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The kindness of fellow fisherman. - Printable Version

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The kindness of fellow fisherman. - OneWhoFishes - 01-04-2003

[Smile] I would like to say that since I post the tubing in long beach question I could not have geussed the inflow of information that everyone is willing to share. Thank you. I can only hope to have info to help with anything I can in the future.

As to the question of were did I fish on my first day. I went down into longbeach by the marina. I parked in the lot closest to the beach thier by the closest island. It was 11:30 in the am and the tide was going out. In the corner thier it is much shallower but out about fifty yards thir is an underwater rock wall. I fished the edges of the wall. Used a 1/4 ounce jig head with a yamamoto three inch twin tail grub for fresh water with black specks. Caught the short halibut on the out er part of the wall the sand bass seemed to be sitting right on top of it.

I found a great site while trying to find a paper with a tide chart in it.

Re: [OneWhoFishes] The kindness of fellow fisherman. - JapanRon - 01-05-2003

Hey there,

Using, input 'so cal fishing hot page' and you'll find the home page. Click the oval (salt) icon, scroll down that page and near the bottom, in one section you'll find, located at the top of that list something like 'Weather and Currents'. This is an interactive tide chart. Day, week or, month tide charts can be generated copied and pasted into a new, temporary Word document then printed! You don't even have to save the Word document, simply don't save. You can make it smaller by changing the font size too. This is what I do every week. Check it out!


a.k.a. JapanRon

Re: [OneWhoFishes] The kindness of fellow fisherman. - davetclown - 01-07-2003

yep no doubt that you have run up upon the greatest bunch of anglers on the net when you drifted in to this port.

that is how I feal about this port any way. Its not just the run of the mill port in a storm eather. there is a lot of solid down to earth anglers here who won't stear you on to the wrong tide eather.

with solid the advice provided by the expert to the beginner just posting a report here at Big Fish, you need not fear to ancor your self here do to fear of not knowing what you are doing. every one is welcome, they even let a clown join, and you cant be a bigger fishing fool that that.

I have never set foot in a tube, but am looking forward to the opertunity. I also am looking for any tips that you may have to offer as well.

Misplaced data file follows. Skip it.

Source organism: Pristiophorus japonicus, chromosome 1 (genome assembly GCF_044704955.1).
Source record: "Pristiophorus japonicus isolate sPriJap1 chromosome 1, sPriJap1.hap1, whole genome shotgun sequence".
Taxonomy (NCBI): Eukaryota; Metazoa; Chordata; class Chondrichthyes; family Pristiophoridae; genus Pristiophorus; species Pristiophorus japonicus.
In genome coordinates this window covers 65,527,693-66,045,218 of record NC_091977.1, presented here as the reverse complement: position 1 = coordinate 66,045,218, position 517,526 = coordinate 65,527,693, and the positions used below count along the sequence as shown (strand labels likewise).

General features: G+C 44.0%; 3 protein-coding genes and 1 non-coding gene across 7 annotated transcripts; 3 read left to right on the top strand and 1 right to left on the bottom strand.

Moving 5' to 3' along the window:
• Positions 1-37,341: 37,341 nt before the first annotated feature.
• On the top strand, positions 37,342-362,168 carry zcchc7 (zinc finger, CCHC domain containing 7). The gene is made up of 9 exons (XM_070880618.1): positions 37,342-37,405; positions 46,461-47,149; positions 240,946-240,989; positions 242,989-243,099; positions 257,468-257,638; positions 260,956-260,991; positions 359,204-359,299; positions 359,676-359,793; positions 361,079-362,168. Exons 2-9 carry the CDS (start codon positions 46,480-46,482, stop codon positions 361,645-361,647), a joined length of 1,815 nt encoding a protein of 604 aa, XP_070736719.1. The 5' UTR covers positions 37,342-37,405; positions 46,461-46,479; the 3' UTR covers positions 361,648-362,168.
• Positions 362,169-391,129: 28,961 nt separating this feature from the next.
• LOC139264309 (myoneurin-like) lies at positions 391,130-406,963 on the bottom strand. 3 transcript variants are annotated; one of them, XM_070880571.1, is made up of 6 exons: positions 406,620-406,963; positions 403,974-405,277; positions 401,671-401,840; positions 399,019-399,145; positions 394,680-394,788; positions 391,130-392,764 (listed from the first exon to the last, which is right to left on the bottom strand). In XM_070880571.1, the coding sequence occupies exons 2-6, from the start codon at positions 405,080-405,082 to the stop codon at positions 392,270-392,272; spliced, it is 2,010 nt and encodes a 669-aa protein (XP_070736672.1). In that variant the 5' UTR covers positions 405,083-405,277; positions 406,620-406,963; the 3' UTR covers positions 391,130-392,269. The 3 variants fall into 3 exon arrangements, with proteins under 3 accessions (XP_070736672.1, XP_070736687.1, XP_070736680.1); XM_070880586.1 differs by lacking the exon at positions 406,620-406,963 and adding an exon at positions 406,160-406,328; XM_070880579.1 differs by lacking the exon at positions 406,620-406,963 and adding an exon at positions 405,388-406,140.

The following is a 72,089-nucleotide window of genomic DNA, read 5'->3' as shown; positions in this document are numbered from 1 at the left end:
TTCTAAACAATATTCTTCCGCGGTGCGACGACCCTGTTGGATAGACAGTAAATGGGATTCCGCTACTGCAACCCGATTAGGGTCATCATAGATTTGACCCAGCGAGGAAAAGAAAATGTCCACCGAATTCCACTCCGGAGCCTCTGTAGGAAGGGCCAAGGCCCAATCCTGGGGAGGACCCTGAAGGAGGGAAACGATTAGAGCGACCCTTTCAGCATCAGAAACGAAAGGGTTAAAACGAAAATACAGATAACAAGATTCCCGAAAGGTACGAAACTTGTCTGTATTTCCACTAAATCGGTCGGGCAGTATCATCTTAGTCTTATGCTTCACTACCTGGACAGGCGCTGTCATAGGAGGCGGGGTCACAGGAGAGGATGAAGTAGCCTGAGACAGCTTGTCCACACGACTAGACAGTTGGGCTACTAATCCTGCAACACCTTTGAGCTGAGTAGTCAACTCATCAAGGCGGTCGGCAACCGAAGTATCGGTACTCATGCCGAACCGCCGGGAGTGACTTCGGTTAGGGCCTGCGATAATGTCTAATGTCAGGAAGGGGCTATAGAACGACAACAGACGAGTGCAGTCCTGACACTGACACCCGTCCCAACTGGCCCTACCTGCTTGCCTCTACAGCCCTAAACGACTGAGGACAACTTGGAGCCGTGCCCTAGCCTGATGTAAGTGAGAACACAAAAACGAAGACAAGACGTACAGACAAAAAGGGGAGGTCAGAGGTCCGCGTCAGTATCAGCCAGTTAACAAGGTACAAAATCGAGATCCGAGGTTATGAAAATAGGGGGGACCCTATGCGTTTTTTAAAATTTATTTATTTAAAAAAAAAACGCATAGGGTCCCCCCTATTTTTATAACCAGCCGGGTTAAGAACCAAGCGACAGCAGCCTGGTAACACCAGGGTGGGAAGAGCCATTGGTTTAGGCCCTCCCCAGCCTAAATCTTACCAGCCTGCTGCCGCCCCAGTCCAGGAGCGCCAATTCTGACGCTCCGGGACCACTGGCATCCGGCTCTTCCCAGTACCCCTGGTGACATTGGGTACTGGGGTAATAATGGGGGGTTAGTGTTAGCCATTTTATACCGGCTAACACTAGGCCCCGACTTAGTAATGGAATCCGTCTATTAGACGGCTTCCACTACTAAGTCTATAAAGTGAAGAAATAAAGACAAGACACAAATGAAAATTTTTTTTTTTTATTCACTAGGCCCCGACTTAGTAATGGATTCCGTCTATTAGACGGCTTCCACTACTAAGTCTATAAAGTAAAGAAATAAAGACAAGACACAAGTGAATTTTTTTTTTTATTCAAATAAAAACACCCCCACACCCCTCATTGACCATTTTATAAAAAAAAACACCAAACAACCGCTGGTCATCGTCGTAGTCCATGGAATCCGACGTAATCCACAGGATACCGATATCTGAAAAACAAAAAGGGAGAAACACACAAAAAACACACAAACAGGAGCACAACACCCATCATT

what have you found in your endevors to getring started in tubing that you would concider doing over again differently if you had the chance?

Re: [davetclown] The kindness of fellow fisherman. - JapanRon - 01-07-2003

Hey davetclown,

I can Always be assured you've got something good to say. Here's some hindsight that I wish I had experienced and of which I don't really like reminding myself of to this day.

#1 I would buy a float tube that I could use in both the Big Salty and freshwater. Why: I wouldn't feel that safe going to Grisson Island if annnnny foul weather was ahead in my present.

#2 I would get the biggest or should I say the highest weight capacity floattube that I could afford. Why: The longer you tube, the more sophisticated you become, and the more stuff becomes (you think) neccessary!

#3 Don't be blinded and pay anything for the first tube you buy. Why: It's easy to not shop if you've decided to do something completely new, like float tubing. Also, there are some outrageous discount prices if you shop!

#4 Don't expect your float tube to have a big resale value.
Why: I paid big bucks for my tube but what's being sold for 1/2 that price new today is better than mine.



Re: [JapanRon] The kindness of fellow fisherman. - davetclown - 01-07-2003

it is funny you should say that about buying something only to find it cheeper and of better quality latter on. that is good sound advice.

I did just that same thing nearly 20 years ago with a CD player radio some years back. I paid 450.oo for it and today I can pick one up for 50.oo all day long. on the one I bought the radio comes in and out on un predictable timming.

my major concerns are for safty since I swim like a rock with an ancor tied to me. so I am not afraid of paying a little for more sucruity in regards to safety.